After the ruling of the arbitral tribunal formed pursuant to the United Nations Convention on the Law of the Sea, the South China Sea has enjoyed a relatively peaceful time although disagreements remain dormant elsewhere. China has lessened the noise but strengthened the “charm” of economic interests to allure countries in the region. Yet analysts pointed out that Beijing's strategy will only lead to “non-accomplishment”.
July 12th, 2016 is a day in history with the victory of international law. Exactly 2 years ago, the Arbitral Tribunal, constituted under Article 287, Annex VII of the United Nations Convention of the Law of the Sea, was convened to reconcile the conflicts of interests in the South China Sea between the Philippines and China. Despite pressure from a powerful rising power, Manila won almost complete victory, gaining 14 of its 15 claims against Beijing.
According to international analysts, after the Tribunal's decision, the South China Sea has had a relatively nonviolent time. Many diplomats and legal experts said there was a period of temporary silence to reduce the heat of the ruling while China's ambition remain a major source of tension in the region for years to come.
The ruling rejected all of China's unreasonable “nine-dash line” claims. The ambition to encroach on the interests of other states in the South China Sea is one of China's biggest diplomatic failures for decades.
After the initial period of repeatedly making vague statements on the value of the ruling, Beijing's leaders began to choose how to silently consolidate and expand its presence in disputed waters, promote militarization on illegal occupation islands.
While the United States and the Philippines remain cautious in reacting to new moves from China, Professor Carlyle Thayer of the Australian Defense Institute expressed concerns that “as long as the parties do not take new action, Beijing will think that the international community has made concessions”.
But according to researcher Le Hong Hiep at the Institute of Southeast Asian Studies (ISEAS - Yusof Ishak Institute) in Singapore, the ruling set a precedent that will not be forgotten, “The ruling is like a stone carving, not easily eradicated, it will still have strategic implications for China's South China Sea policy for many years after”, he said.
International analysts reckoned that the Philippines President Rodrigo Duterte is likely to be the biggest surprise in Washington's strategic shift to Asia - Pacific. Jay Batongbacal, a legal expert at the University of the Philippines, said that China and the Philippines are eager to reconcile their damaged relationship for many years, both choosing not to discuss the ruling in the meetings between leaders and officials of both sides.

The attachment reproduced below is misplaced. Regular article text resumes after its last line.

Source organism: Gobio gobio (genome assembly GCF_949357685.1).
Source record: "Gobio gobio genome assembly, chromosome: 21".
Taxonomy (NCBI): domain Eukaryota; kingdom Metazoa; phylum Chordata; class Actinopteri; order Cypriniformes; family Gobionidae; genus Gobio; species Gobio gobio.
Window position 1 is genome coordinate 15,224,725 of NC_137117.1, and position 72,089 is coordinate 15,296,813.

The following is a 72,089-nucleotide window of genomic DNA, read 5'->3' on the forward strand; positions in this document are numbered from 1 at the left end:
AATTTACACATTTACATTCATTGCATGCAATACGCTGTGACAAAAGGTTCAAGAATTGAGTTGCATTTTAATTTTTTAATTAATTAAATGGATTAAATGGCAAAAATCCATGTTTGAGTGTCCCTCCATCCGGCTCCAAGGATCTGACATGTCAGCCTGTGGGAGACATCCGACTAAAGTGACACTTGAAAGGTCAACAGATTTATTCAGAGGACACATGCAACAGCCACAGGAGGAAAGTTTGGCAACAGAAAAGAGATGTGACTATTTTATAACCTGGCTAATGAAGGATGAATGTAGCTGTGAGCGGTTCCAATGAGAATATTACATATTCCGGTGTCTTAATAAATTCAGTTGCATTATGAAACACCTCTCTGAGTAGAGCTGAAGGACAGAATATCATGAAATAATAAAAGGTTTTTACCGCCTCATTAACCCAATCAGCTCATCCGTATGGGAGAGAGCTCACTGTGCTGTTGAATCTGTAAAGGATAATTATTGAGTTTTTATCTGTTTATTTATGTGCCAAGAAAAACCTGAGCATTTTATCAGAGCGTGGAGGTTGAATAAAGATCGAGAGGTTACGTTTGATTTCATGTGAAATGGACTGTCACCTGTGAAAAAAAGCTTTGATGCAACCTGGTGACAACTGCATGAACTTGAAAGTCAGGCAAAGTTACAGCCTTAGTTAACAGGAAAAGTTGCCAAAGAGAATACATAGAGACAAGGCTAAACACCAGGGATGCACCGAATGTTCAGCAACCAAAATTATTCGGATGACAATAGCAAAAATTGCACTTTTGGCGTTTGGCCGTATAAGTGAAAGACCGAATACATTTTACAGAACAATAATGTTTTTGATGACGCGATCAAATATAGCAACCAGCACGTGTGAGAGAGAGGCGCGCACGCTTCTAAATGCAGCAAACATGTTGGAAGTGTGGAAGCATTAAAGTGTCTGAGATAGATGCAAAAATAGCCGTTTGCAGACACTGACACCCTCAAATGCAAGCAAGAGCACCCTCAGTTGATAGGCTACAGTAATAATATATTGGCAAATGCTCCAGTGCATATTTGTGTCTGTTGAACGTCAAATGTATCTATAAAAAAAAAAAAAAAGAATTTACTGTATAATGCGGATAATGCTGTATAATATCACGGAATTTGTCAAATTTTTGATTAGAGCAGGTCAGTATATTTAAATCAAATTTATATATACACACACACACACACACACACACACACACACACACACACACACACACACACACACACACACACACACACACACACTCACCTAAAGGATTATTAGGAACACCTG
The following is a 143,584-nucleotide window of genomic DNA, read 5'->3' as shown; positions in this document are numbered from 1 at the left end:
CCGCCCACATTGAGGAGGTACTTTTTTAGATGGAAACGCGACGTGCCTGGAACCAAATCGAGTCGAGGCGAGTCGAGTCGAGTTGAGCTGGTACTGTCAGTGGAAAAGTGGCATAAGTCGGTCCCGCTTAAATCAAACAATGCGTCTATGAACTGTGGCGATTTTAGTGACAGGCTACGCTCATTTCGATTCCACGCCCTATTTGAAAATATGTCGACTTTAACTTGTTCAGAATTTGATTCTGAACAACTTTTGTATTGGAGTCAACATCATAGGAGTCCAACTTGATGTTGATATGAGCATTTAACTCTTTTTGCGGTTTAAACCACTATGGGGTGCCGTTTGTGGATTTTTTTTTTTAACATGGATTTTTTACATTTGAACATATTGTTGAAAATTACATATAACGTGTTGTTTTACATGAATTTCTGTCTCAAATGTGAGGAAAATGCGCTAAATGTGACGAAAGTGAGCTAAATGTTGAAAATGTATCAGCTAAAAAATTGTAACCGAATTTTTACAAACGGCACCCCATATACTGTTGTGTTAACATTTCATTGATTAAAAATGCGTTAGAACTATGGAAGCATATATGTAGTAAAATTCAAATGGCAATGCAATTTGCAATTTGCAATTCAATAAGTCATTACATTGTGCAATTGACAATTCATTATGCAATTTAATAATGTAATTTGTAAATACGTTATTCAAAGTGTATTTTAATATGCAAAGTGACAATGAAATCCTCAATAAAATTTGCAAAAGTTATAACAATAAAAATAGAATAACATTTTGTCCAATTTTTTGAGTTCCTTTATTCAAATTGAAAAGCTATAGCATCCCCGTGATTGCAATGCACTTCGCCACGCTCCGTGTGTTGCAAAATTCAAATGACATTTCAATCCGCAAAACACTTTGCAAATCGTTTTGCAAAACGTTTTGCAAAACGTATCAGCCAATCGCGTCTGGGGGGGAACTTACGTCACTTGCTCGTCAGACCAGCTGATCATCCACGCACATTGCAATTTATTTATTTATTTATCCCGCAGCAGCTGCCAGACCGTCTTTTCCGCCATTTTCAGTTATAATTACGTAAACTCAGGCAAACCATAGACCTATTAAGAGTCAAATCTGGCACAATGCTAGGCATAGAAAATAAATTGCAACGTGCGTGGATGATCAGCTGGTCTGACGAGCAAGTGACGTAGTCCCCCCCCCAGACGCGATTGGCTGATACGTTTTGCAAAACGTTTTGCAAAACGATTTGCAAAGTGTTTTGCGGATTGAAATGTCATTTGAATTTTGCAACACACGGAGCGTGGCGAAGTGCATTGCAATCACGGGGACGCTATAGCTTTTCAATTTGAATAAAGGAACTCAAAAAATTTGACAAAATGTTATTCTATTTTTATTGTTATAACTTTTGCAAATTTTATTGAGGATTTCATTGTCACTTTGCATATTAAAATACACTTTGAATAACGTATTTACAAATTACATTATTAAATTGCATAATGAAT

Still, Zhang Mingliang, a Southeast Asian analyst at Jinan University said, "Beijing was not completely complacent about this, as all other disputed states, including both Malaysia and Brunei have indicated they have not waived the Tribunal's ruling, or made any compromise of territorial sovereignty".
Meanwhile, the United States has warned of potential dangers in the South China Sea that are “heating up the US-China competition”. China bluntly said that the ineffective coordination of disagreements and friction inherent between the world's two leading economies could lead to armed conflict. “This is the first time in the last 100 years that China and the United States are facing face-to-face conflicts of interest in the Asia-Pacific region”, the Chinese expert said.
Observers acknowledged that China is well aware of this and will step up efforts in the traditional “carrot and stick” approach in the region, by seducing its neighbors with economic interests. However, some people are still skeptical about the long-term effectiveness of this strategy.
“Key players in Southeast Asia will continue to modernize their military forces, guard against high-risk relations with Beijing, and encourage the United States to continue strengthening its economic and military cooperation”, commented Professor Carlyle Thayer.
Political power’s threats
Since the Arbitral Award between the Philippines and China that found consentaneously in favor of the Philippines, little appeared to change in the South China Sea. China has not withdrawn from the disputed islands and rocks and has persisted with its island-building activities, further boosting great concerns over its militarization strategies of the islands.